ISTANBUL (Reuters) - Turkey granted wider powers on Thursday to a night-time neighbourhood guard force which dates back to the Ottoman era, drawing opposition warnings of potential rights violations as personnel with limited training join the security forces.
The guards, dubbed “night eagles”, were revived by President Tayyip Erdogan and began patrolling urban streets in 2017, a year after an attempted military coup.
Under the law, pushed through parliament by Erdogan’s AK Party overnight, they will have the authority to demand people identify themselves, to use force and carry weapons and to apprehend suspects.
“You cannot give someone a gun and send them into the street with broad authority after 40 days of training,” Engin Altay, a deputy from the main opposition Republican People’s Party, said last week.
Omer Faruk Gergerlioglu, a lawmaker from the pro-Kurdish Peoples’ Democratic Party (HDP), also criticised the level of guards’ education, saying they would only have a few hours of training regarding human rights.
“This law is not about protecting the people or the district. It is a law to protect the state from the people,” he said in a speech in parliament during debate on the law, warning of a rise in violent incidents involving security forces.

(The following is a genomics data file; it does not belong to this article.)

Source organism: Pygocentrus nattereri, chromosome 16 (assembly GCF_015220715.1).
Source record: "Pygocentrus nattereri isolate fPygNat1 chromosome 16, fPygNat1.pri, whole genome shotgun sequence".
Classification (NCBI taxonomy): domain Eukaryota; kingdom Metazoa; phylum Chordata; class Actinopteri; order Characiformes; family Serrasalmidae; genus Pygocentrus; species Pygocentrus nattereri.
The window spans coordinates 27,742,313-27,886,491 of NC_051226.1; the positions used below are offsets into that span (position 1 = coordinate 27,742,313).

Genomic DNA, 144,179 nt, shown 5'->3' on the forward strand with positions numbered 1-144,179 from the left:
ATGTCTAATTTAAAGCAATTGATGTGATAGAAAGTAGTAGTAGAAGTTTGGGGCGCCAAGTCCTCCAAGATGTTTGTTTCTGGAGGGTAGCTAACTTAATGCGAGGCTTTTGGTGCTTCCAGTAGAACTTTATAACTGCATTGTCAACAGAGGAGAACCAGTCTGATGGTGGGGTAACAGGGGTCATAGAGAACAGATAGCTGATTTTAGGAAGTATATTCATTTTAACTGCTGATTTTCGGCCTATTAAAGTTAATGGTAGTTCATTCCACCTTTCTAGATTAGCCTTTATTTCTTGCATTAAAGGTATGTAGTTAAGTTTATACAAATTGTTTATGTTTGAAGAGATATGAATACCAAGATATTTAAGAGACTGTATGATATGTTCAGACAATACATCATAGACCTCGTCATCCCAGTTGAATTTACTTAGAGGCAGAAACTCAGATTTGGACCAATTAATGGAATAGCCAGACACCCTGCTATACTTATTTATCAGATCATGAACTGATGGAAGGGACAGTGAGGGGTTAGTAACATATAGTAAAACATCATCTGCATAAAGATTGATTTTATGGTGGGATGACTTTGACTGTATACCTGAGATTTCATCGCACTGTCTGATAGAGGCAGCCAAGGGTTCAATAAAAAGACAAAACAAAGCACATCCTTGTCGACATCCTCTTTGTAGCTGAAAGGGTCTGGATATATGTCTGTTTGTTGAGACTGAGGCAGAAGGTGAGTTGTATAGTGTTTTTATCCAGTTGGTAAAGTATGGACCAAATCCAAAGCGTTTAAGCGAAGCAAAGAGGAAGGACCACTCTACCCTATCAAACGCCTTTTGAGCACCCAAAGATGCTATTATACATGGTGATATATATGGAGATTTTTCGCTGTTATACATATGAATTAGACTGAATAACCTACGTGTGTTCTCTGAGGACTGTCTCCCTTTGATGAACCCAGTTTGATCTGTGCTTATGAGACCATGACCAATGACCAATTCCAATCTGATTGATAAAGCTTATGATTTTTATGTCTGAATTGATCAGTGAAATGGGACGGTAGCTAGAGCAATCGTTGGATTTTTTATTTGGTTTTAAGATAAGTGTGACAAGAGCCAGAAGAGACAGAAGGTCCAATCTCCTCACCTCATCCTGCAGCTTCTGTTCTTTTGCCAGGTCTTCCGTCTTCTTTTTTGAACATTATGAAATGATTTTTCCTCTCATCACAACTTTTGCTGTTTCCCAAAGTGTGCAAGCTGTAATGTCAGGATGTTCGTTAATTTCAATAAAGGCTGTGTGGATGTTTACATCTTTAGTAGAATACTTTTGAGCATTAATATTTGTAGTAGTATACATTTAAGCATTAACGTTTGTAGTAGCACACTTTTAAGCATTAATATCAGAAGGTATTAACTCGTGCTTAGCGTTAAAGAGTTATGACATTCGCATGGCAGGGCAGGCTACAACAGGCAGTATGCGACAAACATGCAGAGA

The return of the neighbourhood guards coincided with upheaval following the failed 2016 coup. Turkey has jailed tens of thousands of people and suspended or sacked 150,000 civil servants and security personnel in what critics call a crackdown on dissent and Ankara says is necessitated by security threats.
Police data shows that last year the number of police officers in Turkey rose 7.9% to more than 260,000 with the number of neighbourhood guards nearly doubling to more than 21,000. This year the number of guards is set to rise to 30,000, according to one AKP deputy.
The Interior Ministry has defended the increased role given to neighbourhood guards, saying the daily average of home burglaries nationwide had fallen by 47% to 151 since the force was revitalised.
It said guards undergo three months of training and then have two months of practical training, with 20% of them being university graduates.
Erdogan’s AKP has 291 seats in the 600 seat assembly and had a comfortable majority to pass the legislation with the 46 deputies in the party of its nationalist MHP allies.
Additional reporting by Can Sezer; Writing by Daren Butler; Editing by Dominic Evans and Angus MacSwan